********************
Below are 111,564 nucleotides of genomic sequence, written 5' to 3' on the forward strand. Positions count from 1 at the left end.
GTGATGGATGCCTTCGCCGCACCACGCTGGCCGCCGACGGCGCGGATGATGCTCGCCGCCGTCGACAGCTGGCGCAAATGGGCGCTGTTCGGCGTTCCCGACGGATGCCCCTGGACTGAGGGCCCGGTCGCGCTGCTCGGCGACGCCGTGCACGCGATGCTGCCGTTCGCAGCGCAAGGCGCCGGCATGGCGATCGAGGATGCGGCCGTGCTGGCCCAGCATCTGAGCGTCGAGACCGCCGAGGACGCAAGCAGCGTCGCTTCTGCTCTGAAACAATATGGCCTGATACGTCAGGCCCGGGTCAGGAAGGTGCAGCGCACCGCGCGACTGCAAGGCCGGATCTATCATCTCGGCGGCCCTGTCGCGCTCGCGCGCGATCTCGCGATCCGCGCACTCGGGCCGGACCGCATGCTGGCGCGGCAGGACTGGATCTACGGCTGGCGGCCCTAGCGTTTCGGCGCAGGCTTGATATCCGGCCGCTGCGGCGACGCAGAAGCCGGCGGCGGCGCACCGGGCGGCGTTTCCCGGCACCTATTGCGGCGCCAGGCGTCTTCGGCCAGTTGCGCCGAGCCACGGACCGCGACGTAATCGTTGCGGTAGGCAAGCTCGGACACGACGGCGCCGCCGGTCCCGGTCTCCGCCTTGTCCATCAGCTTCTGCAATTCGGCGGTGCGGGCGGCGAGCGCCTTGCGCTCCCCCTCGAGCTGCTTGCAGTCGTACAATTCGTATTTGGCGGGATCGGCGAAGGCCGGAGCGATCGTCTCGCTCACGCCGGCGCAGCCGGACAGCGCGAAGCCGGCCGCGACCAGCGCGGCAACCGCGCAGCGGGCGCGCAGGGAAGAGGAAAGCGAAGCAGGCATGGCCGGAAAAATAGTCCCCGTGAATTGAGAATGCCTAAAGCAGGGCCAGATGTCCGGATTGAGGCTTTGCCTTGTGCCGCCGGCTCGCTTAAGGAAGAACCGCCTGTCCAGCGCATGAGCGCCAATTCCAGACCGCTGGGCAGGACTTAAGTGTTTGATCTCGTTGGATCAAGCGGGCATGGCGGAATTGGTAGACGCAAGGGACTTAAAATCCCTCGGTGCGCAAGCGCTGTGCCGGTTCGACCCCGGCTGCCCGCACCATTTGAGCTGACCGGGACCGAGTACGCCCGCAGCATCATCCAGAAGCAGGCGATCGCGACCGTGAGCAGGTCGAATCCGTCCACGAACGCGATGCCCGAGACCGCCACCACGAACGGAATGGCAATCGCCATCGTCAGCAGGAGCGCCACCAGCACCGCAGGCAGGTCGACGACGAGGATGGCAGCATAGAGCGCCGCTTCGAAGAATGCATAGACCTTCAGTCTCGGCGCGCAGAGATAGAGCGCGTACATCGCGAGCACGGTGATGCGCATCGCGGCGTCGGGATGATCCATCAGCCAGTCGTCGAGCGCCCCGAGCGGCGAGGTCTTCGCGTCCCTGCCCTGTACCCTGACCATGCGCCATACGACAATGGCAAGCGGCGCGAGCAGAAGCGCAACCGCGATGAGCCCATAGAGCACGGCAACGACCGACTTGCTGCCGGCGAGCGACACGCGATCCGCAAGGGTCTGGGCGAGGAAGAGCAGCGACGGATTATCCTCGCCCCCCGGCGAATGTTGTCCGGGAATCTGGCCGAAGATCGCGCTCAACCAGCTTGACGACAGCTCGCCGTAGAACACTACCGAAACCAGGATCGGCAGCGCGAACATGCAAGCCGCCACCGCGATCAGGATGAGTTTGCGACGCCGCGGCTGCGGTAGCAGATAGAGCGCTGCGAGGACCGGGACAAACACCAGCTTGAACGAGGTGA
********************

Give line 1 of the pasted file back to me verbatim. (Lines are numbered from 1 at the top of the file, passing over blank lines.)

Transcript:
Below are 111,564 nucleotides of genomic sequence, written 5' to 3' on the forward strand. Positions count from 1 at the left end.